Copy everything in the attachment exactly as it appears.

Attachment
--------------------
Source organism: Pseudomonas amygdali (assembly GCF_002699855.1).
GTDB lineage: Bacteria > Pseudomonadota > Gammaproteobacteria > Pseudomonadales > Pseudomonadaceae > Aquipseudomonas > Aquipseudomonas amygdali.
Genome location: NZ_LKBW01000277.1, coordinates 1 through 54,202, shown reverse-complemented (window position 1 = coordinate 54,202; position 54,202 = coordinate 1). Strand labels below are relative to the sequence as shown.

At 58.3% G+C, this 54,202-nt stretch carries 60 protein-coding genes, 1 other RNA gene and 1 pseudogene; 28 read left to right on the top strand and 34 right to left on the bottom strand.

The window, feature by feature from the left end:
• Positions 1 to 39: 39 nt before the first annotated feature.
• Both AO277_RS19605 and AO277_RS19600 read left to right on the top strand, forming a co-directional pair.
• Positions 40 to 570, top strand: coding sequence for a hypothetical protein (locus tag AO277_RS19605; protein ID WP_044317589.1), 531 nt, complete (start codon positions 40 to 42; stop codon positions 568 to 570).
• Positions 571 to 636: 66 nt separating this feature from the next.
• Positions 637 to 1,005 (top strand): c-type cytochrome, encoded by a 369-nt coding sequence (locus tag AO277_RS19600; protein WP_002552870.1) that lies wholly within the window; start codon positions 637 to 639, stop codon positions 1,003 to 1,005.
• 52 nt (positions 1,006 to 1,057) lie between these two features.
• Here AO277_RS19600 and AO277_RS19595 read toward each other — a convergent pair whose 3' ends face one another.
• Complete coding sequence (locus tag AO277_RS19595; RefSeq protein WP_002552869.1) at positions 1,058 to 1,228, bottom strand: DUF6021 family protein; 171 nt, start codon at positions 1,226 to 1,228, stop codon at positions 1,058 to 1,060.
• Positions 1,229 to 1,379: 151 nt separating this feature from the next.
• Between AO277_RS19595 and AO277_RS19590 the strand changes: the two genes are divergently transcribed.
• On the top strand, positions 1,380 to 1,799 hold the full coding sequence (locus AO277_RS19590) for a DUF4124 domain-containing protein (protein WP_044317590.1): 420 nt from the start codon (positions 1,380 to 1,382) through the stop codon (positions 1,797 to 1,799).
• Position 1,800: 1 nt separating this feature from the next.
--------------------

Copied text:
Source organism: Pseudomonas amygdali (assembly GCF_002699855.1).
GTDB lineage: Bacteria > Pseudomonadota > Gammaproteobacteria > Pseudomonadales > Pseudomonadaceae > Aquipseudomonas > Aquipseudomonas amygdali.
Genome location: NZ_LKBW01000277.1, coordinates 1 through 54,202, shown reverse-complemented (window position 1 = coordinate 54,202; position 54,202 = coordinate 1). Strand labels below are relative to the sequence as shown.

At 58.3% G+C, this 54,202-nt stretch carries 60 protein-coding genes, 1 other RNA gene and 1 pseudogene; 28 read left to right on the top strand and 34 right to left on the bottom strand.

The window, feature by feature from the left end:
• Positions 1 to 39: 39 nt before the first annotated feature.
• Both AO277_RS19605 and AO277_RS19600 read left to right on the top strand, forming a co-directional pair.
• Positions 40 to 570, top strand: coding sequence for a hypothetical protein (locus tag AO277_RS19605; protein ID WP_044317589.1), 531 nt, complete (start codon positions 40 to 42; stop codon positions 568 to 570).
• Positions 571 to 636: 66 nt separating this feature from the next.
• Positions 637 to 1,005 (top strand): c-type cytochrome, encoded by a 369-nt coding sequence (locus tag AO277_RS19600; protein WP_002552870.1) that lies wholly within the window; start codon positions 637 to 639, stop codon positions 1,003 to 1,005.
• 52 nt (positions 1,006 to 1,057) lie between these two features.
• Here AO277_RS19600 and AO277_RS19595 read toward each other — a convergent pair whose 3' ends face one another.
• Complete coding sequence (locus tag AO277_RS19595; RefSeq protein WP_002552869.1) at positions 1,058 to 1,228, bottom strand: DUF6021 family protein; 171 nt, start codon at positions 1,226 to 1,228, stop codon at positions 1,058 to 1,060.
• Positions 1,229 to 1,379: 151 nt separating this feature from the next.
• Between AO277_RS19595 and AO277_RS19590 the strand changes: the two genes are divergently transcribed.
• On the top strand, positions 1,380 to 1,799 hold the full coding sequence (locus AO277_RS19590) for a DUF4124 domain-containing protein (protein WP_044317590.1): 420 nt from the start codon (positions 1,380 to 1,382) through the stop codon (positions 1,797 to 1,799).
• Position 1,800: 1 nt separating this feature from the next.